This detailed image, taken by an astronaut aboard the International Space Station with a long lens, is one of the favorite places for spacefarers to photograph. The Bahama Islands, just east of the US's Florida Peninsula, are one of the most recognizable places on Earth for astronauts because of large areas of shallow sea, known as banks, that appear as an unusual, and attractive light blue (at image center and left). The straight edge of the Little Bahama Bank shown here in the northern Bahamas is marked by the straight line of a coral reef. A thin line of white breakers (at image right and lower margins) is breaking on the seaward edge of the reef. The sea floor rapidly deepens north of this line, expressed in the image as a zone that appears as a darker blue (at image lower right).
This long-lens view of the Little Bahama Bank shows all kinds of detail in the shallow water. The brightest swirls are shelly sands molded into sweeping shapes that give a strong sense of the flow of water moved repeatedly onto and off the bank (lower left to upper right). The largest sand feature (U-shape at image center) lies opposite the widest break in the coral reef where the tidal flow is strongest. The gap in the line of white breakers shows the opening. The small island known as Strangers Cay is 3.6 km (2.25 mi.) long, giving an idea of the large distances on the sea floor affected by the tides on this shallow bank. Other black shapes are the shadows of clouds (at image top left).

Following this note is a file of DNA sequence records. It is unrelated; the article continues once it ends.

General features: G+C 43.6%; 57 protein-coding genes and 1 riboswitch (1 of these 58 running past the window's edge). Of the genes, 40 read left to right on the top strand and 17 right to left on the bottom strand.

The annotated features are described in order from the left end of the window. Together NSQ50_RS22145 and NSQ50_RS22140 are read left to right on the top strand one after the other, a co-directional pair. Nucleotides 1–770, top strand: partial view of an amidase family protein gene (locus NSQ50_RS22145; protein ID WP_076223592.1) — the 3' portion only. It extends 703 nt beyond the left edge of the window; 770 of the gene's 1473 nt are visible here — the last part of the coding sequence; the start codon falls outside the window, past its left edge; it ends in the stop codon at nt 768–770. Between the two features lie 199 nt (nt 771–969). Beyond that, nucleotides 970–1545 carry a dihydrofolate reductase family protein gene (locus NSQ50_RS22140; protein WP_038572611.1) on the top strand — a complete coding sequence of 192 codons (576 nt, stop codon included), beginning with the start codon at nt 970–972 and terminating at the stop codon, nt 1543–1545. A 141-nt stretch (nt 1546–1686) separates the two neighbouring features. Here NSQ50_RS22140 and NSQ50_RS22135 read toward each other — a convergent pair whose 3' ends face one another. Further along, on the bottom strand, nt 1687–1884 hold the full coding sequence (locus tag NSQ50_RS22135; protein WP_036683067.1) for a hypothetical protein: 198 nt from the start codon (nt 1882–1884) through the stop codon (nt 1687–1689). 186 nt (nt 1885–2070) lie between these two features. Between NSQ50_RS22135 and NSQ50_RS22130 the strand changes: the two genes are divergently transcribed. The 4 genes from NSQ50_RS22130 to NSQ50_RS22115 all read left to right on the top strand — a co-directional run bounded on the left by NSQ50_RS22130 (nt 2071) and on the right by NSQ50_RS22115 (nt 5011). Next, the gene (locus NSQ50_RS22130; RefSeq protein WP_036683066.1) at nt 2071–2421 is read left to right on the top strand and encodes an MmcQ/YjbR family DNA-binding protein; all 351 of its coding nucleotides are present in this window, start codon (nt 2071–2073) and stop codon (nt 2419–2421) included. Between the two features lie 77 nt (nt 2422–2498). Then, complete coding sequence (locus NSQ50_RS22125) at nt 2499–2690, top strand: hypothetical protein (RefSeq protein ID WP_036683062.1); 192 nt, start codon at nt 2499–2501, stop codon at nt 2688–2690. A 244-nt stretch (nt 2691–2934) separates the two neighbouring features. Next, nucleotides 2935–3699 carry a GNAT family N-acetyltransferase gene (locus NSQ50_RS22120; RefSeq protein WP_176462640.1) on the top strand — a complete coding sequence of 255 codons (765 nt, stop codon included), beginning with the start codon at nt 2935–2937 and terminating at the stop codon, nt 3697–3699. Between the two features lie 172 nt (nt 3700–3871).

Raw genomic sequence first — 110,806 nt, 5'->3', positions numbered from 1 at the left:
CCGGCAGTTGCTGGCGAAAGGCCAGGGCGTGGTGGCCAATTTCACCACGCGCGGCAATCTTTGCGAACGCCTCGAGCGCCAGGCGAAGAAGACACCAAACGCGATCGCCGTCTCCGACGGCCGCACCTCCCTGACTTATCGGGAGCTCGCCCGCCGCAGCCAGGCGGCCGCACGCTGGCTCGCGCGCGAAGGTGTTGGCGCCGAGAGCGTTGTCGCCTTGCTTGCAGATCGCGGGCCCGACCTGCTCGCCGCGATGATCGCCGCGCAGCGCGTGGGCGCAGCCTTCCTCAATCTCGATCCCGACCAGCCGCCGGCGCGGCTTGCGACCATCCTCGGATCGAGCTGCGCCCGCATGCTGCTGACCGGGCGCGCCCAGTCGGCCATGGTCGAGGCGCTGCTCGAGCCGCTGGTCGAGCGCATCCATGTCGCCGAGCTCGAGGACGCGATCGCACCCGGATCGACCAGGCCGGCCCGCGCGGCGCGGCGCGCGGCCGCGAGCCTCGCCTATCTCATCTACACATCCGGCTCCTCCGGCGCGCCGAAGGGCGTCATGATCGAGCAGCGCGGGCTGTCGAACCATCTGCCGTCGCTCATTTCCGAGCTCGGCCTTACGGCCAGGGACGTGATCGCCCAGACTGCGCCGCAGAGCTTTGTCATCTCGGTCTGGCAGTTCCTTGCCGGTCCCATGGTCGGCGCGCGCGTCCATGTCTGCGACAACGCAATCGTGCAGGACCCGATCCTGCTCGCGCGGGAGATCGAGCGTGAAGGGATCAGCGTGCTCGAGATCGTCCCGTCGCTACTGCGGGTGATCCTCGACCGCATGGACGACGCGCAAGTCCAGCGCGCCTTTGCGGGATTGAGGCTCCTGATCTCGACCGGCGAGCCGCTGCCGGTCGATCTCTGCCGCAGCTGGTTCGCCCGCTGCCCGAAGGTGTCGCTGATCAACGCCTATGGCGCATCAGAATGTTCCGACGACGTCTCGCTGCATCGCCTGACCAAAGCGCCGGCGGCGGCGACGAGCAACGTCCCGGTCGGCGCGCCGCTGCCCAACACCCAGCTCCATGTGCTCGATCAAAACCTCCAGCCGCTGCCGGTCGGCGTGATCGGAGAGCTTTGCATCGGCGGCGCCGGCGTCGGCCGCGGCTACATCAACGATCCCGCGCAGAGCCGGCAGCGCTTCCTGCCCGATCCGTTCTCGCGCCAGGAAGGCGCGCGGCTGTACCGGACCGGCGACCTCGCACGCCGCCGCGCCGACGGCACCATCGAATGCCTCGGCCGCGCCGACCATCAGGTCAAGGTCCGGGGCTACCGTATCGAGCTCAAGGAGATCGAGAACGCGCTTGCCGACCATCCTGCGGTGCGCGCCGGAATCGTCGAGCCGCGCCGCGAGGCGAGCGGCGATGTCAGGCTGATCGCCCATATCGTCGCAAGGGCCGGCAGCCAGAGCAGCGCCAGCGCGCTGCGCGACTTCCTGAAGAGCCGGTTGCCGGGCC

Regular patterns of swells appear in the deeper water (at image lower right). The quieter shallow water in the center of the image, protected from the open sea by the reef, is streaked by a brisk wind from the northeast (bottom of the image) on the day this view was taken.
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